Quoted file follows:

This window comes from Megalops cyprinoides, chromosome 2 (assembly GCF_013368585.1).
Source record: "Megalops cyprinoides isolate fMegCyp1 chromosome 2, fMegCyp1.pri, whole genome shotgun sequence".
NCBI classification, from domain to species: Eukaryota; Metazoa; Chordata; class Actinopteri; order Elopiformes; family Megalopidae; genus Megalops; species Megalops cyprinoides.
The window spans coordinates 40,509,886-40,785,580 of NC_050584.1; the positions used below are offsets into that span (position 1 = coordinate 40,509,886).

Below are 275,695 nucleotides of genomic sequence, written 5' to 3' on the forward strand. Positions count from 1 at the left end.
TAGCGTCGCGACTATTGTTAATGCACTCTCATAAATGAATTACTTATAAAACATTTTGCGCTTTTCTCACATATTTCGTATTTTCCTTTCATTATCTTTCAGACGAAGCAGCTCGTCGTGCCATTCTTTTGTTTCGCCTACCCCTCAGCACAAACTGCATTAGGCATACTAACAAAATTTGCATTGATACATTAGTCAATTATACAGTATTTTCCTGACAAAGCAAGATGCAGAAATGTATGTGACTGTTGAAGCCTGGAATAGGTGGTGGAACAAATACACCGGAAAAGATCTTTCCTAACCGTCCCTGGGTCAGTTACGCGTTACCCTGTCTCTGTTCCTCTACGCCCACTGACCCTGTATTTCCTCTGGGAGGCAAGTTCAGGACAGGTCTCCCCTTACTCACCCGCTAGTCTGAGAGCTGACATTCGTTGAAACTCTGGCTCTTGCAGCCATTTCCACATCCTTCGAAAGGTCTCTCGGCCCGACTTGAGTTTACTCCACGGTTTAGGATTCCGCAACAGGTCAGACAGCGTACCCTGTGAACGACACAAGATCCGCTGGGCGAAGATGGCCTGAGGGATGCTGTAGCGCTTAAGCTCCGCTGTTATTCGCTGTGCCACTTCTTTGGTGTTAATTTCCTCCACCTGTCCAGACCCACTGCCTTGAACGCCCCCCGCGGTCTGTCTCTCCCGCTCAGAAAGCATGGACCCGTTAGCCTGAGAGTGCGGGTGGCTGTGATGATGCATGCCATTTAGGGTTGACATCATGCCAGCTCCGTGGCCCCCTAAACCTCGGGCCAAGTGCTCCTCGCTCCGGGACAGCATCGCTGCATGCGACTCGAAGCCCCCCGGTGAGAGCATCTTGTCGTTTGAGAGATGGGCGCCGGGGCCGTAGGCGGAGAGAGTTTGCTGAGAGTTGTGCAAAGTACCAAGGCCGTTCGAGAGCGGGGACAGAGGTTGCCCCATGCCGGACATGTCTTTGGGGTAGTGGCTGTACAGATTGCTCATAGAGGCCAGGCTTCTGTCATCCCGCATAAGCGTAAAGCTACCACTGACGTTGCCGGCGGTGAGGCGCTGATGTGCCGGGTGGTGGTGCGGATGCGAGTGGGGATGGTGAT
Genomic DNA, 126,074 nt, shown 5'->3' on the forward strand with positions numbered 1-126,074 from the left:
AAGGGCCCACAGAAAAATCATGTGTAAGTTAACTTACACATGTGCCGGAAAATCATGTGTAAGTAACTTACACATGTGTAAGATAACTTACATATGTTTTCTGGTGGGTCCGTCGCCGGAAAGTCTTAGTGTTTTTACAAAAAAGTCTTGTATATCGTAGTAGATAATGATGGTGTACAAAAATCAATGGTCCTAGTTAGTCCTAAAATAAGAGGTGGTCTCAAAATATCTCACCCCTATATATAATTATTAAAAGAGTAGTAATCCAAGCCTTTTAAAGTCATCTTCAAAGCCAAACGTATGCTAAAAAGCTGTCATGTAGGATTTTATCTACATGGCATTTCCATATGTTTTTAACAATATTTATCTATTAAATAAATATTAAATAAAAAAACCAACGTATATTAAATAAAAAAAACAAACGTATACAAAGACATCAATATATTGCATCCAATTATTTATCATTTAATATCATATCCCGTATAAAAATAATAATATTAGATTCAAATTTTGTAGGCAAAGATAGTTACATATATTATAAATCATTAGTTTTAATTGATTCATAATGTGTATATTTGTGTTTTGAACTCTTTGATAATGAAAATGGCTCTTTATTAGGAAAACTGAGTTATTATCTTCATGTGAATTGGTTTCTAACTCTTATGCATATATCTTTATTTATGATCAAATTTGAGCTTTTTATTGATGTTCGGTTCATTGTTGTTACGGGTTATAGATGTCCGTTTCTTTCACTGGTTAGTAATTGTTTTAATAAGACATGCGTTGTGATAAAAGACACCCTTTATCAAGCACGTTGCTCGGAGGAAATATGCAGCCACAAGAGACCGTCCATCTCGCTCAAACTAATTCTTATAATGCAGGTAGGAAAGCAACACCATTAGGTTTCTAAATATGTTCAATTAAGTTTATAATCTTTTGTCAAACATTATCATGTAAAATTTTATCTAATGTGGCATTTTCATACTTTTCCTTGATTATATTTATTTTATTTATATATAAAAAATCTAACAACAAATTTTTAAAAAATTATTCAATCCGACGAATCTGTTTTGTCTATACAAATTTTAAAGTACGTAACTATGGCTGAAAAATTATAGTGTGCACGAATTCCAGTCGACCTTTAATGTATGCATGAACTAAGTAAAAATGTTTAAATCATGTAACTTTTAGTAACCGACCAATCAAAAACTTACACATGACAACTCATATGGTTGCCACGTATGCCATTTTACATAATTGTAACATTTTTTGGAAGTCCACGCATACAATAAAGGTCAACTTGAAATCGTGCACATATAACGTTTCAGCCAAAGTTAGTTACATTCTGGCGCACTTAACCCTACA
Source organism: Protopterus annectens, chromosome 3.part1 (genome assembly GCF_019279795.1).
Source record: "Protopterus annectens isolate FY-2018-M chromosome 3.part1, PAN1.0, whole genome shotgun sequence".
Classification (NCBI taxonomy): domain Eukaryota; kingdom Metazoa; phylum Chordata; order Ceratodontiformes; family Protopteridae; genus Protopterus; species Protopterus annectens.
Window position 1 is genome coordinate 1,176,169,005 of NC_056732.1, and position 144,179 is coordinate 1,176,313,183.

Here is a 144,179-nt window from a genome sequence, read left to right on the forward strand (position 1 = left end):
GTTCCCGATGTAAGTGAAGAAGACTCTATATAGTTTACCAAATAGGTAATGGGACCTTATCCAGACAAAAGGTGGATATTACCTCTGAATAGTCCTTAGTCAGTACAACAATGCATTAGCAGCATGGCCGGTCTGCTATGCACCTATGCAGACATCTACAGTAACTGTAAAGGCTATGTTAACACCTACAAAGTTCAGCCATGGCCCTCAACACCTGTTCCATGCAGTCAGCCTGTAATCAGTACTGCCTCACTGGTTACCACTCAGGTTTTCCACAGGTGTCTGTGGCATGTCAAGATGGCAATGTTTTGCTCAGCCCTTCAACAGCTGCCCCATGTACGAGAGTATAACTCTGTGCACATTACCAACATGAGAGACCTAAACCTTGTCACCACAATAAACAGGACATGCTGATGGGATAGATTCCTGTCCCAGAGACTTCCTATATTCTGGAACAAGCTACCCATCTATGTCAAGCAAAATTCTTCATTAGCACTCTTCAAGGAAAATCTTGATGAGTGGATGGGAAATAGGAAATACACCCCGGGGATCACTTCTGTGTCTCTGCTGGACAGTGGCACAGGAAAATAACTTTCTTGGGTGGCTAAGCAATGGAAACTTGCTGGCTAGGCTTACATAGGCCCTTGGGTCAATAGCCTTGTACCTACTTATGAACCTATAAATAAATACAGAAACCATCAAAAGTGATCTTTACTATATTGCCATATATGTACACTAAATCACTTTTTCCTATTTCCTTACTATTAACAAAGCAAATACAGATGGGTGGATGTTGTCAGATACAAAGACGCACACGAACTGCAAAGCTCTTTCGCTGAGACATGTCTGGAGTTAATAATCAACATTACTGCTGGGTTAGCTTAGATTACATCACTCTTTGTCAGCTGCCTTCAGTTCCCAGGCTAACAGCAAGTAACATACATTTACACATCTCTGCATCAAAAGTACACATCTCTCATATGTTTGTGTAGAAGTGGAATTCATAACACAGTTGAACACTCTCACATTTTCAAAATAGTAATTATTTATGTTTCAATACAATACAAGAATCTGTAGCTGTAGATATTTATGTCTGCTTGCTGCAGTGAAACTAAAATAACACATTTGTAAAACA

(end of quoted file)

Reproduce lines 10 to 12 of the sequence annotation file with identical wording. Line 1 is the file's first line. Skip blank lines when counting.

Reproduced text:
Source record: "Protopterus annectens isolate FY-2018-M chromosome 3.part1, PAN1.0, whole genome shotgun sequence".
Classification (NCBI taxonomy): domain Eukaryota; kingdom Metazoa; phylum Chordata; order Ceratodontiformes; family Protopteridae; genus Protopterus; species Protopterus annectens.
Window position 1 is genome coordinate 1,176,169,005 of NC_056732.1, and position 144,179 is coordinate 1,176,313,183.